A pretty decent video about how Harley-Davidson killed itself

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vintageracer

To Infinity and Beyond!
EVERYONE is a great vehicle operator and a great motorcycle rider.

Don't believe it?

Just ask em!

That's why almost 40,000 people a year DIE in vehicle and motorcycle accidents on our highways in the good ole USA each and every year.
 

MTVR

Well-known member
EVERYONE is a great vehicle operator and a great motorcycle rider.

Don't believe it?

Just ask em!

That's why almost 40,000 people a year DIE in vehicle and motorcycle accidents on our highways in the good ole USA each and every year.
Yup...
 

MTVR

Well-known member
I don't know who complained that they personally had been slighted, or thought that this thread was about brand preference, but to clarify, I have NO brand preference- I wish that Harley-Davidson were not failing. I wish that the best motorcycles were built here in the U.S., and I am concerned about all the Americans that could end up unemployed.

I used to test ride the air-cooled Buells every year at Laguna Seca, and I really, really tried to like them. There was a lot of stuff that I was willing to get past- the whole thing shaking like a paint-shaker at idle, the quirky handling, ergonomics, and brakes, even the lack of power that put a 1,203cc Buell V-twin on par with a 645cc Suzuki V-twin in terms of performance. But the transmission felt agricultural, the stupid zero-lash rubber-band final drive made clutchless upshifts almost impossible, the fan for the rear cylinder head roasted my inner thigh at stops, and the damned things overheated in traffic to the point that you couldn't even get them rolling on level ground without the spark knock sounding like it was going to break a piston.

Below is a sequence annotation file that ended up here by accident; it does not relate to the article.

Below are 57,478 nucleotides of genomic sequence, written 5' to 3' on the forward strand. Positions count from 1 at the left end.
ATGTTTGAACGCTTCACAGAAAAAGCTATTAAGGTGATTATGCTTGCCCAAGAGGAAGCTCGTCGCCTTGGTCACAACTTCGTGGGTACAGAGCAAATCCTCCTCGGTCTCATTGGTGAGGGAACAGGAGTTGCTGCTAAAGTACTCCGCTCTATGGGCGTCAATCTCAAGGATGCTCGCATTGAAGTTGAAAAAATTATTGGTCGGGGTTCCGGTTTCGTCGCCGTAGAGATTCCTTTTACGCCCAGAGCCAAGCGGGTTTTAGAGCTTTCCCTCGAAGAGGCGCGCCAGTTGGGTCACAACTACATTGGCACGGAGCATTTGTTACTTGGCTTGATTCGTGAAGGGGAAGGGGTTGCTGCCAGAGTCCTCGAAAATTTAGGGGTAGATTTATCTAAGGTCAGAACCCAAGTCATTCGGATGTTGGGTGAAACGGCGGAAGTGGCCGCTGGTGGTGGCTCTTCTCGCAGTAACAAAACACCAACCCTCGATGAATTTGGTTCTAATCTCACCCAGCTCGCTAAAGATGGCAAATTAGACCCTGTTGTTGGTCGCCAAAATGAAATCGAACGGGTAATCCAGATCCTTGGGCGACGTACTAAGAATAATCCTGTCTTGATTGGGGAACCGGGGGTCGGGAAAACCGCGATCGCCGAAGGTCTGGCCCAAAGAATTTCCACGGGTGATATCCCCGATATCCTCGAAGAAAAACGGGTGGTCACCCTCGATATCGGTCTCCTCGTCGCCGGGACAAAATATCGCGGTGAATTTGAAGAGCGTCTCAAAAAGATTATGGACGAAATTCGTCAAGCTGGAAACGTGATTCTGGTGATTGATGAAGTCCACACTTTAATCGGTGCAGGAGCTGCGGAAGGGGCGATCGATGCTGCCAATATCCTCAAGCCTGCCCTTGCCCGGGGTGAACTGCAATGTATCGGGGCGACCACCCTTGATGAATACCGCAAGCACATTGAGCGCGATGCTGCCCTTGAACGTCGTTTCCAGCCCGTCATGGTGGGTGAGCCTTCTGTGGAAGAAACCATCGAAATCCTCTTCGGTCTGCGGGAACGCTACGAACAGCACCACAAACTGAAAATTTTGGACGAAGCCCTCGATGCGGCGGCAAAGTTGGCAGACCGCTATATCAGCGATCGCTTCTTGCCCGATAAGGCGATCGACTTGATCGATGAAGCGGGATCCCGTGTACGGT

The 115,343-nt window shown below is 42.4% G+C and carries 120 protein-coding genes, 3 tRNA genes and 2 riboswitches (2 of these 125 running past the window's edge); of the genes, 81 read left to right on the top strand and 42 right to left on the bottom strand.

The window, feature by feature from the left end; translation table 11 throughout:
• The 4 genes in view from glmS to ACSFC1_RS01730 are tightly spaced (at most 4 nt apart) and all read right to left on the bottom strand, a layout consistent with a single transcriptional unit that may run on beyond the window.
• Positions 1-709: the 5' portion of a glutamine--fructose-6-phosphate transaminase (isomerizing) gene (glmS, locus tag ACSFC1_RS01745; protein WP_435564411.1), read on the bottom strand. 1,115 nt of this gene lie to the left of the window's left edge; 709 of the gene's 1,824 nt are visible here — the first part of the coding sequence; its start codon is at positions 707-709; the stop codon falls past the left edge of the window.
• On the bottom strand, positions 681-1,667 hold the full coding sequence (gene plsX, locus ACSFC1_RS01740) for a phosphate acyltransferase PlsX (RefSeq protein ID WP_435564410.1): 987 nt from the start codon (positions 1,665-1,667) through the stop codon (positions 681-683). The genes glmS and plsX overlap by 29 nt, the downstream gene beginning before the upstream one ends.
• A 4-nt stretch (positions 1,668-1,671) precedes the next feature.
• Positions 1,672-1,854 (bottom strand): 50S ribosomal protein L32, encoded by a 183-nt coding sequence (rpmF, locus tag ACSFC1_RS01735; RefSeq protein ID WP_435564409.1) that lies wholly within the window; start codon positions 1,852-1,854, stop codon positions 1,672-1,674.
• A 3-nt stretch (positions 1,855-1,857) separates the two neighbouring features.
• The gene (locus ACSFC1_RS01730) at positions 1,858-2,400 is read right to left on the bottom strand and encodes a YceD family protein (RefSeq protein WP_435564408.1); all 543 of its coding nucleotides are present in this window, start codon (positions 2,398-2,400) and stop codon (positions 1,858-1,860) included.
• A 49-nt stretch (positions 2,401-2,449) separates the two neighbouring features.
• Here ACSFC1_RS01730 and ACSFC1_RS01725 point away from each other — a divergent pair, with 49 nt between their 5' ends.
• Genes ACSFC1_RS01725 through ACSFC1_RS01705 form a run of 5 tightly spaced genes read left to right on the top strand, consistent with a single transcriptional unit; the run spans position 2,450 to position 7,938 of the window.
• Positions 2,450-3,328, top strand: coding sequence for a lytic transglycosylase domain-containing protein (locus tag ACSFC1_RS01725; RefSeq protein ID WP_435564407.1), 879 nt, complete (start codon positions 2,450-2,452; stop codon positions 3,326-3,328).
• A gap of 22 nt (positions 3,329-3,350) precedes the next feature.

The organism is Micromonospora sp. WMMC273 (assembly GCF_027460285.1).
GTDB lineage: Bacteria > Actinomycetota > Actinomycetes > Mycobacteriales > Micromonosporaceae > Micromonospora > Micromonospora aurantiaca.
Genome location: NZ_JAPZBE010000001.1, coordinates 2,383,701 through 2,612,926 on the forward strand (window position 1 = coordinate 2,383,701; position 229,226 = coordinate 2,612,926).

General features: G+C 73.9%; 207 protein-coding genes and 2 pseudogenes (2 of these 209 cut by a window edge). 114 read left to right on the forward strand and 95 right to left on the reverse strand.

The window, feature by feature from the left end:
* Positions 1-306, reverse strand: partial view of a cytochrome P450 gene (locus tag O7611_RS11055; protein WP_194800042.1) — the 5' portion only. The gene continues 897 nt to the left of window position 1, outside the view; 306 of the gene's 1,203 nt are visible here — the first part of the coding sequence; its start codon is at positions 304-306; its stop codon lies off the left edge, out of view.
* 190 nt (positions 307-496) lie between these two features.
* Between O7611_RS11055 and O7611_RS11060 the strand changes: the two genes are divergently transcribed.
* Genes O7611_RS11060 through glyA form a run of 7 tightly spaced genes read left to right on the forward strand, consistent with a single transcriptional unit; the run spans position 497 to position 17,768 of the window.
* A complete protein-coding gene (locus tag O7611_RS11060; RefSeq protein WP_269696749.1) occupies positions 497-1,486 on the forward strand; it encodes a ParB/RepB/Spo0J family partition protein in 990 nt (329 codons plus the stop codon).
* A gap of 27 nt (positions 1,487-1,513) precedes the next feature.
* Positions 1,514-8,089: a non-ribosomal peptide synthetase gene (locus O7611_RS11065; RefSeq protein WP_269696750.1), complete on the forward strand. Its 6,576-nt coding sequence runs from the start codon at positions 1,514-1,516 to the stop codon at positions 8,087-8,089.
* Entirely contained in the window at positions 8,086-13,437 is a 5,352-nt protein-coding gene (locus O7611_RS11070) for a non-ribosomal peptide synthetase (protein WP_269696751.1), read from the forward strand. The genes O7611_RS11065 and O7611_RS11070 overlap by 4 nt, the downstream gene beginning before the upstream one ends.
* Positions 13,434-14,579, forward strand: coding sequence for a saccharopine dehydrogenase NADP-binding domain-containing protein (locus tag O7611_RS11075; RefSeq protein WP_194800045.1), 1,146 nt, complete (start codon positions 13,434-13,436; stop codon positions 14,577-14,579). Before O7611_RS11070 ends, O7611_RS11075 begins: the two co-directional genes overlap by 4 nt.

Years later, I nearly bought an XR1200X, just on principle. It cost thousands more than the Suzuki SV650, made about the same power, weighed over 100 pounds more, had a flexible mild steel chassis, a rubber-mounted swingarm that had the rider guessing in every corner, a rubber-mounted engine that didn't necessarily move with the rest of the motorcycle in transitions, and had geometry that most charitably could be described as being somewhat "repairable". But then I started looking into the total cost of turning one into a real motorcycle. A $1,200 pair of 2" longer Ohlins shocks to prop the rear end up to reduce steering rake/trail and raise the engine enough that it didn't drag on the ground in every corner. Solid rear engine mount/swingarm bushing, to keep the swingarm and engine from flopping around. A $900 pair of billet aluminum reverse-shift Sato rearsets, so that I wouldn't be dragging the pegs in every corner or running over my left toes every time I tried to upshift while banked to the left. A $2,000 17" carbon-fiber BST front wheel, so that I could fit decent tires to it. A $300 lithium battery and a complete $2,500 Termignoni racing exhaust system (with something called "mufflers" made out of carbon-fiber) to try to shed a little weight...by the time I was done adding it up, I could have afforded a new Ducati Superbike, and it still would have struggled to keep up with an SV650...